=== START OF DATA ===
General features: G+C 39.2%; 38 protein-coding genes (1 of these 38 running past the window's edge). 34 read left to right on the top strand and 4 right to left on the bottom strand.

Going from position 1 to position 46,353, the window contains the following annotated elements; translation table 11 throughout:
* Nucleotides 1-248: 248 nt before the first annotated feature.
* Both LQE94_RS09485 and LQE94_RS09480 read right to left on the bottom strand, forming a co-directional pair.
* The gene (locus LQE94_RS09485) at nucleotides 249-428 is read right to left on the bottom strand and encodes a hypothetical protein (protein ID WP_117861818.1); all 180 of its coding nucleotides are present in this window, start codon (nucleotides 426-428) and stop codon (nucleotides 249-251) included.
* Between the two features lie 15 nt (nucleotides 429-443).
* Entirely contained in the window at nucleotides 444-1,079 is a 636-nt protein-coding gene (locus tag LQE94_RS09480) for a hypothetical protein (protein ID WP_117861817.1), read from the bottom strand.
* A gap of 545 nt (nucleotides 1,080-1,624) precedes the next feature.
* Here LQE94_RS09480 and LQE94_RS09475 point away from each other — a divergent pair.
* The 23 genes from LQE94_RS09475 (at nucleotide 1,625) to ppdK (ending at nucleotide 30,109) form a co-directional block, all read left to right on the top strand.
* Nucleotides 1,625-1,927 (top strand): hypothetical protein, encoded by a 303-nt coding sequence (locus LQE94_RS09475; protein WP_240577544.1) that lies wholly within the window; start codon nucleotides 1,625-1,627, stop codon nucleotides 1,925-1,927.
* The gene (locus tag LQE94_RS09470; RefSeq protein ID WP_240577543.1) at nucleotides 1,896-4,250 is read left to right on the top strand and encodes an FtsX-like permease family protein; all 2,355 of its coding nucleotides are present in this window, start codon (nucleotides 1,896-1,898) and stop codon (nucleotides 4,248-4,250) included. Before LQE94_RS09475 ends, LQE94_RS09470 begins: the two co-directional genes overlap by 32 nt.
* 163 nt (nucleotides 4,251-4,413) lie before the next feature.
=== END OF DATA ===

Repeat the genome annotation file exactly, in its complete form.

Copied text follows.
General features: G+C 39.2%; 38 protein-coding genes (1 of these 38 running past the window's edge). 34 read left to right on the top strand and 4 right to left on the bottom strand.

Going from position 1 to position 46,353, the window contains the following annotated elements; translation table 11 throughout:
* Nucleotides 1-248: 248 nt before the first annotated feature.
* Both LQE94_RS09485 and LQE94_RS09480 read right to left on the bottom strand, forming a co-directional pair.
* The gene (locus LQE94_RS09485) at nucleotides 249-428 is read right to left on the bottom strand and encodes a hypothetical protein (protein ID WP_117861818.1); all 180 of its coding nucleotides are present in this window, start codon (nucleotides 426-428) and stop codon (nucleotides 249-251) included.
* Between the two features lie 15 nt (nucleotides 429-443).
* Entirely contained in the window at nucleotides 444-1,079 is a 636-nt protein-coding gene (locus tag LQE94_RS09480) for a hypothetical protein (protein ID WP_117861817.1), read from the bottom strand.
* A gap of 545 nt (nucleotides 1,080-1,624) precedes the next feature.
* Here LQE94_RS09480 and LQE94_RS09475 point away from each other — a divergent pair.
* The 23 genes from LQE94_RS09475 (at nucleotide 1,625) to ppdK (ending at nucleotide 30,109) form a co-directional block, all read left to right on the top strand.
* Nucleotides 1,625-1,927 (top strand): hypothetical protein, encoded by a 303-nt coding sequence (locus LQE94_RS09475; protein WP_240577544.1) that lies wholly within the window; start codon nucleotides 1,625-1,627, stop codon nucleotides 1,925-1,927.
* The gene (locus tag LQE94_RS09470; RefSeq protein ID WP_240577543.1) at nucleotides 1,896-4,250 is read left to right on the top strand and encodes an FtsX-like permease family protein; all 2,355 of its coding nucleotides are present in this window, start codon (nucleotides 1,896-1,898) and stop codon (nucleotides 4,248-4,250) included. Before LQE94_RS09475 ends, LQE94_RS09470 begins: the two co-directional genes overlap by 32 nt.
* 163 nt (nucleotides 4,251-4,413) lie before the next feature.